OK, whats the trick in painting a screen? - AVS Forum
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post #1 of 6 Old 04-10-2001, 02:39 PM - Thread Starter
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How many coats did you put on, just one?
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post #2 of 6 Old 04-10-2001, 04:29 PM
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Use at least 3 coats. And make sure you give it a couple days to dry. (Maybe even longer during humid weather.) Paint dries unevenly.
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post #3 of 6 Old 04-10-2001, 04:41 PM
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I built a 105 inch screen this past weekend using a wooden frame and tensioned vinyl coated painters drop cloth that someone mentioned in a thread here on the forum. Originally I had planned to just use the vinyl side of the drop cloth as is since it was fairly white and had a flat finish. Unfortunately, the material was too transparent and allowed the frame to be seen through the material during bright scenes. The light bleed thorough may not have been a problem if the material were thicker or had and opaque backing material like the blackout material, but as is the light bleed through was unacceptable, so I decided to paint the sucker.

However if you know you're going to paint this stuff it might be worth taking a look at. The primary advantages being that it is cheap (~$17 for a 9 x 21 foot drop cloth), has a uniform finish, is very light, and strong.


I started out using a standard size foam roller with an oil based primer, but found that I couldn't achieve a uniform coat of paint. You have to press fairly hard to smooth the paint out and having screen material that has quite a bit of stretch didn't allow for enough pressure to be applied. A smaller roller may have made the application of the primer coat less of pain. Eventually, I switched to a 2 inch foam brush. This worked well and allowed me to get a pretty uniform coat of primer over the entire screen. After about 24 hours the primer dried with a semi gloss finish, but that was OK. The color coat is an ultra white flat latex.

The primary thing I learned is that it takes several color coats to get good coverage. I used another 2 inch foam brush to apply the flat ultra white latex paint. The flat latex went on much easier than the primer and dried in a couple hours. The trick I found was to paint the screen while in the horizontal position and lay the paint on fairly thick. This tends to smooth out any brush strokes and promotes a flat surface. Keeping a wet edge goes without saying. Between coats I changed the direction of the brush strokes. It took three coats to achieve a uniform color over the entire surface.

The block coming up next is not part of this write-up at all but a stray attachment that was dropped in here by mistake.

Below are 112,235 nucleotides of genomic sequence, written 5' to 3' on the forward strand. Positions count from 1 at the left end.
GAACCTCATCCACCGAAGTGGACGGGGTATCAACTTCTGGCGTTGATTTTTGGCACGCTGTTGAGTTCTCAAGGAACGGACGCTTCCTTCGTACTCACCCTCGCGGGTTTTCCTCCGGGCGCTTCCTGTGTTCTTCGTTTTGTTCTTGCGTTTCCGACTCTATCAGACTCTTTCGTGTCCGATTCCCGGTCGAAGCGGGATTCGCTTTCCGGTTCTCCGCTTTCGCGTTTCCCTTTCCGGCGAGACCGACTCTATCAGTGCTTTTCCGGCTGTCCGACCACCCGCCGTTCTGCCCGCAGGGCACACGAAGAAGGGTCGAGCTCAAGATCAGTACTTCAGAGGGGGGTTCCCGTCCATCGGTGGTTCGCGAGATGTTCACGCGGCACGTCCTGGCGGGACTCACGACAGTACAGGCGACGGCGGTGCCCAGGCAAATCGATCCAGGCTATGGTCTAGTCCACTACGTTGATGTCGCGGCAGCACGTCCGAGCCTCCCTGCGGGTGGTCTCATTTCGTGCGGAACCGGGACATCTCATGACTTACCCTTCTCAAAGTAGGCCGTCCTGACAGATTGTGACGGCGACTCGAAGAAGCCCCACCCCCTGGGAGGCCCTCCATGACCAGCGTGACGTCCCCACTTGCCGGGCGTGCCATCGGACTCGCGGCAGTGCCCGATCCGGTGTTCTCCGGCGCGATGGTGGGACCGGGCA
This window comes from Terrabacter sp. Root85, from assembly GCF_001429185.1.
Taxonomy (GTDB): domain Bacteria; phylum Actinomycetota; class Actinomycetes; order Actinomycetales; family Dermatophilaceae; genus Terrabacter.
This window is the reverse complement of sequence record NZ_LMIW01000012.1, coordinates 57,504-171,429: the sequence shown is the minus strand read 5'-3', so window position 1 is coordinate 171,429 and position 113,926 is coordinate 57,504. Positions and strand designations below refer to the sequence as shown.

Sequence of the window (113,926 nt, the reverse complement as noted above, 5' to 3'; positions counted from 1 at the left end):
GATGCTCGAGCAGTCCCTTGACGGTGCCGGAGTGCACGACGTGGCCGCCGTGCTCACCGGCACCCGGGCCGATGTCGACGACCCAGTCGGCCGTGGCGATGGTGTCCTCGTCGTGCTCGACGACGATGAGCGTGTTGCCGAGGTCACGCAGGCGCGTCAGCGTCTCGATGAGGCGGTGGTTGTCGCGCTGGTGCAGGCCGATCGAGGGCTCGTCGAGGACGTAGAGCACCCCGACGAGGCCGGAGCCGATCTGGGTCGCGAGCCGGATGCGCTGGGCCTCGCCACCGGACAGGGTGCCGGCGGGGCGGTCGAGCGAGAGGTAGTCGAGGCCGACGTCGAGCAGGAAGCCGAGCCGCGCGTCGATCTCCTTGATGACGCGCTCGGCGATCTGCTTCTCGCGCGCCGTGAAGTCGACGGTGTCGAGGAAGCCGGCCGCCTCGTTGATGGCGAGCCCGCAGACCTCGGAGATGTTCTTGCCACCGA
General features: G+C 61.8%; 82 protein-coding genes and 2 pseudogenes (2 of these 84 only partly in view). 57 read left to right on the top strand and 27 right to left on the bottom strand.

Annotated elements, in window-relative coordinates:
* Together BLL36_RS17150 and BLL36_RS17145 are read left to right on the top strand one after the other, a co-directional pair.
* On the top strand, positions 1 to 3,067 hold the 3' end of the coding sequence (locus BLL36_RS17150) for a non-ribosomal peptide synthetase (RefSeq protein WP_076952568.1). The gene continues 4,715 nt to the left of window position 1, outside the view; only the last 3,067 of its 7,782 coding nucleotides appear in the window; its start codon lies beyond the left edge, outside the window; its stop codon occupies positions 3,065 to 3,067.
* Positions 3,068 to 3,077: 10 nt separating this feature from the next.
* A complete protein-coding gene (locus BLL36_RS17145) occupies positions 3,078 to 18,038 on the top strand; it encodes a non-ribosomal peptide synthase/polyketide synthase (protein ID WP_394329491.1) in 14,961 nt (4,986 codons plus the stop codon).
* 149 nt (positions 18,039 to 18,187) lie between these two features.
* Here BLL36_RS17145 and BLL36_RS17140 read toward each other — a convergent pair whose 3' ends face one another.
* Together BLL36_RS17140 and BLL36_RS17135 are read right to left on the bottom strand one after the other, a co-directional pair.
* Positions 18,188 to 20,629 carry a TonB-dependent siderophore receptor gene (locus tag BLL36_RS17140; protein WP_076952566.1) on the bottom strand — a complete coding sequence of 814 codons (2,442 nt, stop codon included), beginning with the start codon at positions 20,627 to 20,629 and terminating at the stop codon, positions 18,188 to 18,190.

Spray painting would yield a smoother finish still, but from normal viewing distances the minor imperfections of roller or brush strokes will be invisible.



[This message has been edited by JoeFloyd (edited 04-10-2001).]
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post #4 of 6 Old 04-10-2001, 10:04 PM
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I just put together a 109" 16x9 screen using blackout material. I wanted to test gray paint like the rest of the world and painted this guy gray. I used a foam roller for smooth surfaces and I thought I was doing a good job. No streaks or runs and I took extra care where the roller overlapped. I set it up to dry and was very pleased with the job I did. It always pays to take your time. Was I wrong. When I set it up in front of my regular screen for a test it looked awful. First it was to dark but that is all right because it could be fixed. The biggest problem was the paint changed consistency across the screen. Some looked very good other spots seemed to have a shadowy effect. Some looked like satin other spots looked flat ect. No streaks but it still sucks. Yes it was well stirred. Is it essential to spray. If not how? thanks
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post #5 of 6 Old 04-10-2001, 11:17 PM
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Check out sprayers. I'm just learning about them. I suspect that HVLP sprayers might do a good job and they can be rented at an exorbitant markup.

KBK is one expert on this topic.

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Ken Elliott

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post #6 of 6 Old 04-11-2001, 05:14 PM
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I did two coats with the roller and was never satisfied. I then switched to spray and and did two more. The spray results were substantially better but still not perfect,acceptable. Unfortunately I chose a semi for the spry and the sparkle effect is terrible. I just saw the GrayHawk compared to a StudioTeck with a DLP and the difference is dramatic. It is in the latest SGTHT. Is this a fair representation of the difference in actual viewing or is it just a photo trick. The GrayHawk picture looked fantastic and very different than I am getting with my homemade job. I am now using Da-lite 1.3 gain and I like it but I would like to try the Da-lite HC screen material and snap it on my frame and go. Hopefully there will be more reviews of this material soon.
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